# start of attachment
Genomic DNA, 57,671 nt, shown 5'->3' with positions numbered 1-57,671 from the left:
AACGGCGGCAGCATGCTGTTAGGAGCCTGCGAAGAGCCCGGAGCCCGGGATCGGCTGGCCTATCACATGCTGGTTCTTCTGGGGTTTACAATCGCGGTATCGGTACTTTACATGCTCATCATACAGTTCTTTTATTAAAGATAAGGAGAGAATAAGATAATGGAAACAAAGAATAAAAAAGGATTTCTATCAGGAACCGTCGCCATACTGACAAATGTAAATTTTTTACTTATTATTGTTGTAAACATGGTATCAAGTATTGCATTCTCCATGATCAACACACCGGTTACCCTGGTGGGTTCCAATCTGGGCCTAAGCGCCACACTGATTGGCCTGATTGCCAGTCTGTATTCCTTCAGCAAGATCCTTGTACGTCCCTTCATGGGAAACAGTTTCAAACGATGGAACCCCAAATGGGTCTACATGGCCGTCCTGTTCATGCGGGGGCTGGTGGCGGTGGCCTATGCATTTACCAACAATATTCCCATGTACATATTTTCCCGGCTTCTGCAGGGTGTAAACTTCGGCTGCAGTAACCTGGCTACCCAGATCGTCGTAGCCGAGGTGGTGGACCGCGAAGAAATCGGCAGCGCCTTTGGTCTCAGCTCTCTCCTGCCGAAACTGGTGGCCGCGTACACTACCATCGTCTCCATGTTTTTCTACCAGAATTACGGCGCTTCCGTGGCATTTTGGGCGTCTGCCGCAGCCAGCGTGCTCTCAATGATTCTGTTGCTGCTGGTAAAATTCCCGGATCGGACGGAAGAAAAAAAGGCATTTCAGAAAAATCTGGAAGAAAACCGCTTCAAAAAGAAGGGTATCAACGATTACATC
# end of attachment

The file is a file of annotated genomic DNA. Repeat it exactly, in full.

Genomic DNA, 57,671 nt, shown 5'->3' with positions numbered 1-57,671 from the left:
AACGGCGGCAGCATGCTGTTAGGAGCCTGCGAAGAGCCCGGAGCCCGGGATCGGCTGGCCTATCACATGCTGGTTCTTCTGGGGTTTACAATCGCGGTATCGGTACTTTACATGCTCATCATACAGTTCTTTTATTAAAGATAAGGAGAGAATAAGATAATGGAAACAAAGAATAAAAAAGGATTTCTATCAGGAACCGTCGCCATACTGACAAATGTAAATTTTTTACTTATTATTGTTGTAAACATGGTATCAAGTATTGCATTCTCCATGATCAACACACCGGTTACCCTGGTGGGTTCCAATCTGGGCCTAAGCGCCACACTGATTGGCCTGATTGCCAGTCTGTATTCCTTCAGCAAGATCCTTGTACGTCCCTTCATGGGAAACAGTTTCAAACGATGGAACCCCAAATGGGTCTACATGGCCGTCCTGTTCATGCGGGGGCTGGTGGCGGTGGCCTATGCATTTACCAACAATATTCCCATGTACATATTTTCCCGGCTTCTGCAGGGTGTAAACTTCGGCTGCAGTAACCTGGCTACCCAGATCGTCGTAGCCGAGGTGGTGGACCGCGAAGAAATCGGCAGCGCCTTTGGTCTCAGCTCTCTCCTGCCGAAACTGGTGGCCGCGTACACTACCATCGTCTCCATGTTTTTCTACCAGAATTACGGCGCTTCCGTGGCATTTTGGGCGTCTGCCGCAGCCAGCGTGCTCTCAATGATTCTGTTGCTGCTGGTAAAATTCCCGGATCGGACGGAAGAAAAAAAGGCATTTCAGAAAAATCTGGAAGAAAACCGCTTCAAAAAGAAGGGTATCAACGATTACATC